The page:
As long as North Korea has no intention of abandoning its nuclear and missile development programs, any dialogue to be conducted with North Korea will only be used by that country to buy time to boost its military capability. The administration of President Donald Trump needs to discern the state of affairs carefully.
Speaking to a U.S. newspaper, Vice President Mike Pence emphasized that the U.S. would “continue the maximum pressure” against Pyongyang, but he also said, “But if you want to talk, we’ll talk.” Without specifying any preconditions, he expressed a positive attitude toward direct talks with North Korea.
During Pence’s meeting with South Korean President Moon Jae-in, held on the sidelines of the Winter Olympics in Pyeongchang, both were said to have agreed on the basic course of action that South Korea would first hold a dialogue with North Korea and then the U.S. would follow suit.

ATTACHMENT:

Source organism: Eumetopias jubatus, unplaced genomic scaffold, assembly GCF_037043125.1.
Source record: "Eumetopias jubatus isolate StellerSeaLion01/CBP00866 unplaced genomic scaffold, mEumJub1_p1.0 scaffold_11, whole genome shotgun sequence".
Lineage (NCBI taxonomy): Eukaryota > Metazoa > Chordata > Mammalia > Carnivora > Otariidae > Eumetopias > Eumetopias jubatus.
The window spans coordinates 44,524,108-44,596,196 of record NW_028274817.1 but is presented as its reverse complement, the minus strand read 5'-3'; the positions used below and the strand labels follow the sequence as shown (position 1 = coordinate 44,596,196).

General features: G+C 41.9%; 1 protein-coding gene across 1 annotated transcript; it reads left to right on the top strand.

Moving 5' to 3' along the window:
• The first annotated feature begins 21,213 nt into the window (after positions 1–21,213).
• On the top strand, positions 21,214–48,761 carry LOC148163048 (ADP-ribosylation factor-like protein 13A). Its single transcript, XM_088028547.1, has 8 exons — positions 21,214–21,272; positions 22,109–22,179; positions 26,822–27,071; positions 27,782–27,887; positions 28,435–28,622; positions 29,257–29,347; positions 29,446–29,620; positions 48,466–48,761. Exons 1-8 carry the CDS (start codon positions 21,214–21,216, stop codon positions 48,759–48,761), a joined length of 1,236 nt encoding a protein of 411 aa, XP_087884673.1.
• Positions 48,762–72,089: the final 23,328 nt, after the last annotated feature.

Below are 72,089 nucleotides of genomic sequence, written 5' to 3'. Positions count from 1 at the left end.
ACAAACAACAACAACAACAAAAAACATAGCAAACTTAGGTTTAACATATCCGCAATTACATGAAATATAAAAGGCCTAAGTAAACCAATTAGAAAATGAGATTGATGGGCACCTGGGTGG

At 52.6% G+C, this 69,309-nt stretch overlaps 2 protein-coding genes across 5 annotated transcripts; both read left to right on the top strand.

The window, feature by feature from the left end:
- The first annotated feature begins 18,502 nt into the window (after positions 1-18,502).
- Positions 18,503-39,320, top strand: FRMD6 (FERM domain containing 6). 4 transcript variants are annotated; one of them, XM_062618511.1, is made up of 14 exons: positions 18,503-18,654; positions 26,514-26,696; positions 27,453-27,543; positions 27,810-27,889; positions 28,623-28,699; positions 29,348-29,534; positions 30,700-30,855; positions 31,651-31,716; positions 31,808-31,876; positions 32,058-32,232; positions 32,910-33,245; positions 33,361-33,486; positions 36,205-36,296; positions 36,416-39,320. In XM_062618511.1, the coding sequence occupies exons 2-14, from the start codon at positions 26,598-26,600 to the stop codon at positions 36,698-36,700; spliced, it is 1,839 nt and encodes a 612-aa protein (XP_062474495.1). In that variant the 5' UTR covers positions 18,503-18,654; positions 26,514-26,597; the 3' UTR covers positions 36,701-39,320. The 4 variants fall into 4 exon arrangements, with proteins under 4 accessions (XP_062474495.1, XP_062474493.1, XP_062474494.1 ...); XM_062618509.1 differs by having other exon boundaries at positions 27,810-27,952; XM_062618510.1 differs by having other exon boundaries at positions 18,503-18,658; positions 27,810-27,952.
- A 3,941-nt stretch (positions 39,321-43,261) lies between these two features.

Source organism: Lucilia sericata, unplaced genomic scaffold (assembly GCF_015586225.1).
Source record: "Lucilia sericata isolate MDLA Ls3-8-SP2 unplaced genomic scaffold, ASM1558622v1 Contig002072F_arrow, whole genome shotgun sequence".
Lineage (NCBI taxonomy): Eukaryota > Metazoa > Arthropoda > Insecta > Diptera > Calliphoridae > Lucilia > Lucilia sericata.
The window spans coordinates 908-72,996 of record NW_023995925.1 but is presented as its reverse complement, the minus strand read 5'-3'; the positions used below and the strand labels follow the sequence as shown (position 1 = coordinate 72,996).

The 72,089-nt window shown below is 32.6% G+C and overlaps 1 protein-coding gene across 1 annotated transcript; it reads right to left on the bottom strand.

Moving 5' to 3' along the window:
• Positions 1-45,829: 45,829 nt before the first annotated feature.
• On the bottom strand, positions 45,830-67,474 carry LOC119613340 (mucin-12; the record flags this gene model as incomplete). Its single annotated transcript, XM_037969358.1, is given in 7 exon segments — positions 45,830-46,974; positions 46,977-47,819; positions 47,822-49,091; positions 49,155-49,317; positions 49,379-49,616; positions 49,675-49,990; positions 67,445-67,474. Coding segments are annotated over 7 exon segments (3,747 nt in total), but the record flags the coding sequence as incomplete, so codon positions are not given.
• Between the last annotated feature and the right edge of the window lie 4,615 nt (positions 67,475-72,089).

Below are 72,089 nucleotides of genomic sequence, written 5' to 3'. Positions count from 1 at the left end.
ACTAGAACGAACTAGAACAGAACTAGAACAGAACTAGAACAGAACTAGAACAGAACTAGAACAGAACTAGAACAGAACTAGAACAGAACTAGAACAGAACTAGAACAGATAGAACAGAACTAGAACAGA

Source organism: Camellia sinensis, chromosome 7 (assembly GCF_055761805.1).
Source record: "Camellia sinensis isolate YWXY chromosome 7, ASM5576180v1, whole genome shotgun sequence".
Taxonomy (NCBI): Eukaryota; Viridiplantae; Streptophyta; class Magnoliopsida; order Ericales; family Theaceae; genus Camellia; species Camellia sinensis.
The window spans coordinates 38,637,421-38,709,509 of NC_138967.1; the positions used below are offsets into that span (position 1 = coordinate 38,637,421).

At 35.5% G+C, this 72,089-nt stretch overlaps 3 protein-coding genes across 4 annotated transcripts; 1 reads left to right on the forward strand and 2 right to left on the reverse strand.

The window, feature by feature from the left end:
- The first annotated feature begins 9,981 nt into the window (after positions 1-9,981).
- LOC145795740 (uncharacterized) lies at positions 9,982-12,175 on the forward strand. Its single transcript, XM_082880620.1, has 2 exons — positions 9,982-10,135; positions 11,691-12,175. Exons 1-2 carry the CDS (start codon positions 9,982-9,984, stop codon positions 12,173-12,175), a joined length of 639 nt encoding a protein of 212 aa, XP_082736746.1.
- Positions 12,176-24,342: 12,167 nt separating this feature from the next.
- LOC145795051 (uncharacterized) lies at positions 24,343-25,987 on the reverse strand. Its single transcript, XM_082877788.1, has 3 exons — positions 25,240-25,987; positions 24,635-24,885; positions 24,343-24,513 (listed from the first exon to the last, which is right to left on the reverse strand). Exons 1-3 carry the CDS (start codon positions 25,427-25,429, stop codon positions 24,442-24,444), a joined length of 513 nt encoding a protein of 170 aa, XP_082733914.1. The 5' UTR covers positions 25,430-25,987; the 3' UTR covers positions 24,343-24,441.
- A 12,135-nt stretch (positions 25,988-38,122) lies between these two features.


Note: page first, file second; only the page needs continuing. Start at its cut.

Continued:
Since the Agreed Framework between the U.S. and North Korea in 1994, dialogues and agreements with North Korea have ended up only giving Pyongyang such benefits as economic assistance and haven’t led to solving the issue. Based on recognition of this, the Trump administration has taken the fundamental position of seeing Pyongyang’s policy change as a condition for holding a dialogue with North Korea.
Pence said that Moon assured him that South Korea will tell North Korea that it can get benefits only for taking concrete steps toward denuclearization. “I think it is different from the last 20 years,” Pence emphasized.
Starting a dialogue without any careful consideration seems to send the wrong message to North Korea. Also worrying is that Trump’s stance toward North Korea does not seem to be fixed yet. As seen from harsh remarks such as that it is “a waste of time trying to negotiate with North Korea” to such a flexible stance as expressing his willingness to hold talks with North Korea “at the appropriate time, under the right circumstances,” the wavering is conspicuous.
North Korea has been taking advantage of the Olympics to deploy its “smile diplomacy,” but this does not mean its threats have been mitigated.
FROM AN EDITORIAL IN JAPAN’S YOMIURI SHIMBUN NEWSPAPER